Spy

S/MIME artists: EFAIL email app flaws menace PGP-encrypted chats

Security researchers have gone public with vulnerabilities in some secure mail apps that can be exploited by miscreants to decrypt intercepted PGP-encrypted messages. The flaws, collectively dubbed EFAIL, are present in the way some email clients handle PGP and S/MIME encrypted messages. By taking advantage of the way the …
Shaun Nichols, 14 May 2018
police look over the evidence

Wah, encryption makes policing hard, cries UK's National Crime Agency

Encryption is making it more difficult for law enforcement agencies to detect dangerous offenders, according the the National Crime Agency's (NCA) yearly assessment of serious organised crime in Britain. "Since 2010, communication service providers have migrated to encrypted services 'by default', a process that accelerated …
Kat Hall, 14 May 2018

PGP and S/MIME decryptors can leak plaintext from emails, says infosec professor

Updated A professor of Computer Security at the Münster University of Applied Sciences‏ has warned that popular email encryption tool Pretty Good Privacy (PGP) might actually allow Pretty Grievous P0wnage thanks to bugs that can allow supposedly encrypted emails to be read as plaintext. Professor Sebastian Schinzel took to Twitter …
Simon Sharwood, 14 May 2018

New law would stop Feds from demanding encryption backdoor

US lawmakers from both major political parties came together on Thursday to reintroduce a bill that, if passed, would prohibit the American government from forcing tech product makers to undermine the security of their wares. The bill, known as the Secure Data Act of 2018, was returned to the US House of Representatives by …
Thomas Claburn, 10 May 2018
Ray Ozzie

Ozzie Ozzie Ozzie, oi oi oi! Tech zillionaire Ray's backdoor crypto for the Feds is Clipper chip v2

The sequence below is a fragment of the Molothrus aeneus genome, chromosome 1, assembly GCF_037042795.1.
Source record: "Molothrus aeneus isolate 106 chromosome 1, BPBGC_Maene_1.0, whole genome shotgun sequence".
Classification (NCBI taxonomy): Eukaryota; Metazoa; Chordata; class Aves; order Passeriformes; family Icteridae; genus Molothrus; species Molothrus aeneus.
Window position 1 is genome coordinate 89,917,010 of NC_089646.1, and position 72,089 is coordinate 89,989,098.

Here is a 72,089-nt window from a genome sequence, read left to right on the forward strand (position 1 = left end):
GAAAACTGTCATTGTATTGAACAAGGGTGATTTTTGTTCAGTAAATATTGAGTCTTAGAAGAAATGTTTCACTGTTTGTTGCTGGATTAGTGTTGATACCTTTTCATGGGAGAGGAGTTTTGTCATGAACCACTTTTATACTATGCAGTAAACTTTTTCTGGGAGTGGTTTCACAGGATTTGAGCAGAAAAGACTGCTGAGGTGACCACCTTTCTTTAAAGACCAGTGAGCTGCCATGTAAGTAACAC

Analysis Those who cannot remember the past are condemned to repeat it, particularly if forgetfulness promises profit. Ray Ozzie, former CTO of Microsoft and the designer of Lotus Notes, is old enough to recall the battle over the Clipper chip, an ill-fated NSA-backed effort from 1993 through 1996 to require a US-government-accessible …
Thomas Claburn, 27 Apr 2018

ISO blocks NSA's latest IoT encryption systems amid murky tales of backdoors and bullying

Two new encryption algorithms developed by the NSA have been rejected by an international standards body amid accusations of threatening behavior. The "Simon" and "Speck" cryptographic tools were designed for secure data to and from the next generation of internet-of-things gizmos and sensors, and were intended to become a …
Kieren McCarthy, 25 Apr 2018

Surprise! Wireless brain implants are not secure, and can be hijacked to kill you or steal thoughts

Scientists in Belgium have tested the security of a wireless brain implant called a neurostimulator – and found that its unprotected signals can be hacked with off-the-shelf equipment. And because this particularly bit of kit resides amid sensitive gray matter – to treat conditions like Parkinson's – the potential consequences …
Thomas Claburn, 18 Apr 2018

France building encrypted messaging app for politicians

France's government has built an encrypted messaging app for government use. The move was announced last Friday on radio station France Inter by digital secretary of state Mounir Mahjoubi (here in French). Mahjoubi said the aim is to create an end-to-end encrypted app to be “internal to the state and intended to replace” non- …
The word futile

Google, AWS IPs blocked by Russia in Telegram crackdown

Russia's telecoms regulator Roskomnadzor has started blocking IP addresses linked to secure messaging service Telegram. Russia wants Telegram banished from within its borders, supposedly on national security grounds. First on its list, therefore, according to Roem.ru* (translated), are addresses used by, er, Amazon Web …